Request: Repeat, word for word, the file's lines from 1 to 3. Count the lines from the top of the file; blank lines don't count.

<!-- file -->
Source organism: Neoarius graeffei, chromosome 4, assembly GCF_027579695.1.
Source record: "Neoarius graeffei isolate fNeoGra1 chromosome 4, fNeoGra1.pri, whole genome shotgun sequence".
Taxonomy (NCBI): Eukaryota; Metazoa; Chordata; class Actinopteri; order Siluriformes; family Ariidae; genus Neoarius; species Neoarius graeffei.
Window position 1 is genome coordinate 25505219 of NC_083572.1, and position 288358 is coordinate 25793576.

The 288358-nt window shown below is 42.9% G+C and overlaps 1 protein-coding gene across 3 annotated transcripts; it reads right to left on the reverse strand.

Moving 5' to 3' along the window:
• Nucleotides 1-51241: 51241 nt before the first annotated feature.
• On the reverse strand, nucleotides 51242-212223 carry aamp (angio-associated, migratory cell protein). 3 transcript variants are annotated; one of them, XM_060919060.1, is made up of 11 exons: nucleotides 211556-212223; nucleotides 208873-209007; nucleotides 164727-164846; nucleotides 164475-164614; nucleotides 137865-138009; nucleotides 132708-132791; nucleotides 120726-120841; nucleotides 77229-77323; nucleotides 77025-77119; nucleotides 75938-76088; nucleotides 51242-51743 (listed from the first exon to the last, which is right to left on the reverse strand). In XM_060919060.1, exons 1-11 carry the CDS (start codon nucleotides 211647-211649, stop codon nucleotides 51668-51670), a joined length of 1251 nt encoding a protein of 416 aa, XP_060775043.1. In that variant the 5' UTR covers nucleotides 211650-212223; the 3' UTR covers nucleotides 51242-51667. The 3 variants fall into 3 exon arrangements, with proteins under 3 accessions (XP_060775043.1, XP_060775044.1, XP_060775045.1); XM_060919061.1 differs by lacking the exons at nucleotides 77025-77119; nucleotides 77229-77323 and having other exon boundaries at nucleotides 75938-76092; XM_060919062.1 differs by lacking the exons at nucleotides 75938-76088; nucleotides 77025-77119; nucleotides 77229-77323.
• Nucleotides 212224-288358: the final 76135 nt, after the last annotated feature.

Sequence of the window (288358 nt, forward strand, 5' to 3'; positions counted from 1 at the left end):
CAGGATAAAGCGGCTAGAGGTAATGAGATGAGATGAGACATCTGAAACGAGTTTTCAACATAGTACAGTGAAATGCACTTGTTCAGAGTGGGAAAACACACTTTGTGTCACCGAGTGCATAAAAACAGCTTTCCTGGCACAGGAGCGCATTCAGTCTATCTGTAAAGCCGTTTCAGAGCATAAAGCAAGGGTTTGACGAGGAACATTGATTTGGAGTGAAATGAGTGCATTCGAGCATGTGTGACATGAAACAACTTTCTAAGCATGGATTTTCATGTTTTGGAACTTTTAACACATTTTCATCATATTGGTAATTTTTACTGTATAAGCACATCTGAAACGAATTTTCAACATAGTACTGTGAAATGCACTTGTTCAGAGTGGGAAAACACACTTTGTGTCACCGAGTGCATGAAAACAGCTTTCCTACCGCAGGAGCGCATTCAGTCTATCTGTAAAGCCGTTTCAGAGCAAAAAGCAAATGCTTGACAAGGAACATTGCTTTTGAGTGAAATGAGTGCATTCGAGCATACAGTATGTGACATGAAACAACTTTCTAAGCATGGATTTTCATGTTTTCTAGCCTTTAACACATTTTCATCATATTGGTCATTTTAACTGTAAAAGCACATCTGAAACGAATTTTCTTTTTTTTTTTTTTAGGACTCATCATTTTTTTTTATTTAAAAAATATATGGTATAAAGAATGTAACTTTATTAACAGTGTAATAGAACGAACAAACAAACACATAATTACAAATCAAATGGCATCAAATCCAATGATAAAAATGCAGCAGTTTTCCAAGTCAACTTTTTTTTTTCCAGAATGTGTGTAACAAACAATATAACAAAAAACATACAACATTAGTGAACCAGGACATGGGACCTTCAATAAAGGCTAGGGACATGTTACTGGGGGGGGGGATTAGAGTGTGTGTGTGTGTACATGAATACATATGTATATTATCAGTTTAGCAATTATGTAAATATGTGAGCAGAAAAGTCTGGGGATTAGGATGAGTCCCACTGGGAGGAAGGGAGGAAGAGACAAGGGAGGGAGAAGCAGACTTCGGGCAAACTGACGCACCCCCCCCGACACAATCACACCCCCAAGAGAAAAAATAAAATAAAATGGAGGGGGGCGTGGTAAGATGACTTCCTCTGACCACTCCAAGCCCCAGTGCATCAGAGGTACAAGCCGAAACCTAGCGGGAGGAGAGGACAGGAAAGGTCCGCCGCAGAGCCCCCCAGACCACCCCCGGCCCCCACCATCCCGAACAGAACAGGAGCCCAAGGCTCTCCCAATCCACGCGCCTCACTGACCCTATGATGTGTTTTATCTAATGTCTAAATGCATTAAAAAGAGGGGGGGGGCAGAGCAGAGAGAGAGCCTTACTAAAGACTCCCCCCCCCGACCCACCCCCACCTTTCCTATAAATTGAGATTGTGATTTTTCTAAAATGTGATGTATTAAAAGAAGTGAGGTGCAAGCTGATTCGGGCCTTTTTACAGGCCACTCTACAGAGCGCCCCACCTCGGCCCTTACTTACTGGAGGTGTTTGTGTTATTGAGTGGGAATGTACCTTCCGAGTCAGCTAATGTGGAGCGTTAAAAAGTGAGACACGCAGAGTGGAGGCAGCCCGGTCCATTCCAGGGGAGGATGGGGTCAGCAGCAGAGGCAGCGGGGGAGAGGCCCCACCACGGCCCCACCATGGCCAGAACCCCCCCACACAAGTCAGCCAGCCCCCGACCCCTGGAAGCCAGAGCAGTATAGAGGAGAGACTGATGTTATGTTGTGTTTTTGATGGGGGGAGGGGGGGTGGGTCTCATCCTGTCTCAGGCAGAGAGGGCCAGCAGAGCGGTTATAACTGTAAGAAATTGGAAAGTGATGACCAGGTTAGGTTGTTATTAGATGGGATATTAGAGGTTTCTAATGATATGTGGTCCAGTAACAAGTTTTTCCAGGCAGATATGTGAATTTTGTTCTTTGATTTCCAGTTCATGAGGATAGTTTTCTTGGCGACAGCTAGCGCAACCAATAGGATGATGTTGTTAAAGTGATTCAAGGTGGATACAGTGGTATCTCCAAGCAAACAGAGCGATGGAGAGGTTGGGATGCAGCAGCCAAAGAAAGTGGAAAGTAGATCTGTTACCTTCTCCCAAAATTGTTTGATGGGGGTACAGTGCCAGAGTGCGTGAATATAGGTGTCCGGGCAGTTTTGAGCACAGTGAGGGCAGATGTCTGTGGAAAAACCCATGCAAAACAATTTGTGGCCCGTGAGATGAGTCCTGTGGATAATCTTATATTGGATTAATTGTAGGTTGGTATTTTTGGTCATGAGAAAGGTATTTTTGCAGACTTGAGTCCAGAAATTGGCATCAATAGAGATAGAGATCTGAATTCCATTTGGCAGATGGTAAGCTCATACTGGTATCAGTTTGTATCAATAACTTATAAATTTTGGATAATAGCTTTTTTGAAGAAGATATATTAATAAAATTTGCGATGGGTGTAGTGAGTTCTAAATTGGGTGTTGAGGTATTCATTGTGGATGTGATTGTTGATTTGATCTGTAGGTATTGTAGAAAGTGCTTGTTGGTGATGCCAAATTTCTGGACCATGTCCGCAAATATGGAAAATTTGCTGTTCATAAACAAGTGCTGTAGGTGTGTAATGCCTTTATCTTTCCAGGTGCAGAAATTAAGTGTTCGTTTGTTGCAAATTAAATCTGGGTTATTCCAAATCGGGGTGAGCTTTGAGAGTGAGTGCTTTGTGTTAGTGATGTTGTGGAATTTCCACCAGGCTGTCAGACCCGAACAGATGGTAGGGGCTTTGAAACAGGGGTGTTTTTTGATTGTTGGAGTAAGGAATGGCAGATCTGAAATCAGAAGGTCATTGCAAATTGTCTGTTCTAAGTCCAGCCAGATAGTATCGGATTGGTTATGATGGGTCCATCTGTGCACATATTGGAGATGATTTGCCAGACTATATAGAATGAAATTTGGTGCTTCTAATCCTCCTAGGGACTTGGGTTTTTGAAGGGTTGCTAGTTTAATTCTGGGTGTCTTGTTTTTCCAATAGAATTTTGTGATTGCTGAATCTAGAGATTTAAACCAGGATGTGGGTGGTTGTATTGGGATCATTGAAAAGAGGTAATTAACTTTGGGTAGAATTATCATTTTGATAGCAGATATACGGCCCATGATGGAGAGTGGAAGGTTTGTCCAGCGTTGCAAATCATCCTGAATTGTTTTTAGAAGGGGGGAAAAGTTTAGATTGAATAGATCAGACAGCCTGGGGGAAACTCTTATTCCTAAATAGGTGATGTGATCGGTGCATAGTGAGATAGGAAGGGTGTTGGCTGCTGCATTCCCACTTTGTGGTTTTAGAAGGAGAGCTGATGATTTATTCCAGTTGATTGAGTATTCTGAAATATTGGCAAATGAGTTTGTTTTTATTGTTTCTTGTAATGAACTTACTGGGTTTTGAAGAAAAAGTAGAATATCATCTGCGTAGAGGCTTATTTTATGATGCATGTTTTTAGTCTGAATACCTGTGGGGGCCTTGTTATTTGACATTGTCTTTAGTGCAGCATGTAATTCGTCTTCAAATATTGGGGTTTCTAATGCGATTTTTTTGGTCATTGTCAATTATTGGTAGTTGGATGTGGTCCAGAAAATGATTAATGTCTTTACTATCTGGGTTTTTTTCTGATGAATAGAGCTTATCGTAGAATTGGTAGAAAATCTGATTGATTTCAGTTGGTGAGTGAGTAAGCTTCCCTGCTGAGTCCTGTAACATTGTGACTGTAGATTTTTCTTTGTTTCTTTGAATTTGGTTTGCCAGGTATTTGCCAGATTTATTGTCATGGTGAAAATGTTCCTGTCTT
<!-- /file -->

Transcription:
Source organism: Neoarius graeffei, chromosome 4, assembly GCF_027579695.1.
Source record: "Neoarius graeffei isolate fNeoGra1 chromosome 4, fNeoGra1.pri, whole genome shotgun sequence".
Taxonomy (NCBI): Eukaryota; Metazoa; Chordata; class Actinopteri; order Siluriformes; family Ariidae; genus Neoarius; species Neoarius graeffei.